Two British soldiers who headed to Syria to fight on the front lines of the battle between Kurdish fighters and the Islamic State [IS] have said that they are avenging the beheading of British aid worker Alan Henning.
Jamie Read, 24, and James Hughes, 26, gave an exclusive interview to The Sun in which they recounted their experiences fighting against the terror group and their motivations for travelling to the region.
"Killing the aid worker was the final straw," said Read. "There is no justification for their executions – for putting innocent guys on their knees and doing that.
Henning, a taxi-driver from Salford, Manchester, was kidnapped while delivering aid for a charity in Syria and was executed on camera by the terror group in October.
"My family were nervous and obviously worried about my well-being – we have gone into an unknown world. But I'm a firm believer that if you want to do something you have to do it and not just talk about it."
Hughes, an ex-soldier from Reading, said: "I wanted to help. The situation in England is getting bad in terms of the support IS get. The world needs to open its eyes to the threat they pose."
The pair flew from Manchester to Istanbul before moving on to Erbil, the capital of the semi-autonomous Kurdistan region in northern Iraq, and then driving in a convoy to a location 360 miles east of the besieged city of Kobani.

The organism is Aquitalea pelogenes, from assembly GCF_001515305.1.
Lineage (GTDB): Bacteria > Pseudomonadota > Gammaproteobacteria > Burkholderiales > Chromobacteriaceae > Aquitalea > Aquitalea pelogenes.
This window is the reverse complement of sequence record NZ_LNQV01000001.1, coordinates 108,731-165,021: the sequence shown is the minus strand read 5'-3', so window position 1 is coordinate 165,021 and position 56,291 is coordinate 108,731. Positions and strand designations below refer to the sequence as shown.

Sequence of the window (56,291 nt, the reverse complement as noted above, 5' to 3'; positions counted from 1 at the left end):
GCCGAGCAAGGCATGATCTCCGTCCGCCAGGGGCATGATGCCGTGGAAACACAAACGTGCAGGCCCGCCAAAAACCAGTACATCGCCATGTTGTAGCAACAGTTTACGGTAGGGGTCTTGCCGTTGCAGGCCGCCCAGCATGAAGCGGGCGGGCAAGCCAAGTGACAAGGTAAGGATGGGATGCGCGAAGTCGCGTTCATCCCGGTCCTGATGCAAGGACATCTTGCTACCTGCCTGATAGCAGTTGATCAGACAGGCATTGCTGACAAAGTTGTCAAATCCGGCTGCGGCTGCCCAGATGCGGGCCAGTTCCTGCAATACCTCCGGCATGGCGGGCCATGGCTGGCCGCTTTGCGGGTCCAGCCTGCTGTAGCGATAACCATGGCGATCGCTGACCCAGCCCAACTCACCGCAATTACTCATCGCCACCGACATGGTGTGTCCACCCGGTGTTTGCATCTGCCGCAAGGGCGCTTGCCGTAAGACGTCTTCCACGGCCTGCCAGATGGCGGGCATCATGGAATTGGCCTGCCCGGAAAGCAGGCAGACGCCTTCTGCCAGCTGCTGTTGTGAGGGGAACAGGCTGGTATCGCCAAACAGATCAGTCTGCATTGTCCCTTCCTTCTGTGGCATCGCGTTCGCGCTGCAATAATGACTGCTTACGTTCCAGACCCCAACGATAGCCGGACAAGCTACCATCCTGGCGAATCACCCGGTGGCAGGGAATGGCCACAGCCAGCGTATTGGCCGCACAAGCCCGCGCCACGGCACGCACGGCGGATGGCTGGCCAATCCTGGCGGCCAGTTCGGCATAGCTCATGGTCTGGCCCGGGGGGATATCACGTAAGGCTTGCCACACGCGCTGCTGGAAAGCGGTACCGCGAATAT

Despite being termed mercenaries, the pair say that they are not receiving any money for their efforts, only food and equipment.
"We funded this out of our own hard-earned money. We had a spare bit of money but that has all gone now," said Read.
The pair also described what they have seen while fighting alongside the Kurdish forces, claiming that both IS and the Kurds have basic fighting strategies in comparison to their time in the British army.
"Forget about any Western tactics," said Read. "There's no reconnaissance, no intelligence work done and no logistics. The first thing we did was to push forward into no man's land and put an observation post there."
They also spoke of villages destroyed by the terror group following an offensive which has seen them capture large swathes of land across Iraq and Syria.
"We have seen villages that have been ransacked by IS forces. They are ghost towns. People have fled or been killed. All you see is wrecked buildings."
While the pair are the first two known British nationals to join the fight against IS on the ground, official figures estimate that more than 500 British nationals have travelled to Syria and Iraq to fight for the terror group.